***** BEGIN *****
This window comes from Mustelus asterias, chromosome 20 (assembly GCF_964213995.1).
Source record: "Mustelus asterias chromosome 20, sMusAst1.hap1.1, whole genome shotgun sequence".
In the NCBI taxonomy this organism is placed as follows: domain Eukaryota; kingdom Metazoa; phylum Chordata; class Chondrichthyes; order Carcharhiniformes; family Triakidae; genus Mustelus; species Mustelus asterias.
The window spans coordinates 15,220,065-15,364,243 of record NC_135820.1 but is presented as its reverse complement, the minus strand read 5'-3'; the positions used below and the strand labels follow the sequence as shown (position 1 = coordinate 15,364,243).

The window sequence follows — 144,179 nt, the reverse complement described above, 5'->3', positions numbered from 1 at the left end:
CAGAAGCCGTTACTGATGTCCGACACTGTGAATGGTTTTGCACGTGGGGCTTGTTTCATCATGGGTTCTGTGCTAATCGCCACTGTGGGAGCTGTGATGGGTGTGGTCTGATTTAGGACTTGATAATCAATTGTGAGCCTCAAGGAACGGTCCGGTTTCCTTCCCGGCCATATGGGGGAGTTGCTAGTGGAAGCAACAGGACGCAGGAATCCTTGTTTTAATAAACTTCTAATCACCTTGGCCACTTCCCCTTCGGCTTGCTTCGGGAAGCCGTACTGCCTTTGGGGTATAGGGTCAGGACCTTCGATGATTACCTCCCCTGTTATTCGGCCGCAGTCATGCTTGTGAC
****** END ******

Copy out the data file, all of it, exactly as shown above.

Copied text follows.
This window comes from Mustelus asterias, chromosome 20 (assembly GCF_964213995.1).
Source record: "Mustelus asterias chromosome 20, sMusAst1.hap1.1, whole genome shotgun sequence".
In the NCBI taxonomy this organism is placed as follows: domain Eukaryota; kingdom Metazoa; phylum Chordata; class Chondrichthyes; order Carcharhiniformes; family Triakidae; genus Mustelus; species Mustelus asterias.
The window spans coordinates 15,220,065-15,364,243 of record NC_135820.1 but is presented as its reverse complement, the minus strand read 5'-3'; the positions used below and the strand labels follow the sequence as shown (position 1 = coordinate 15,364,243).

The window sequence follows — 144,179 nt, the reverse complement described above, 5'->3', positions numbered from 1 at the left end:
CAGAAGCCGTTACTGATGTCCGACACTGTGAATGGTTTTGCACGTGGGGCTTGTTTCATCATGGGTTCTGTGCTAATCGCCACTGTGGGAGCTGTGATGGGTGTGGTCTGATTTAGGACTTGATAATCAATTGTGAGCCTCAAGGAACGGTCCGGTTTCCTTCCCGGCCATATGGGGGAGTTGCTAGTGGAAGCAACAGGACGCAGGAATCCTTGTTTTAATAAACTTCTAATCACCTTGGCCACTTCCCCTTCGGCTTGCTTCGGGAAGCCGTACTGCCTTTGGGGTATAGGGTCAGGACCTTCGATGATTACCTCCCCTGTTATTCGGCCGCAGTCATGCTTGTGAC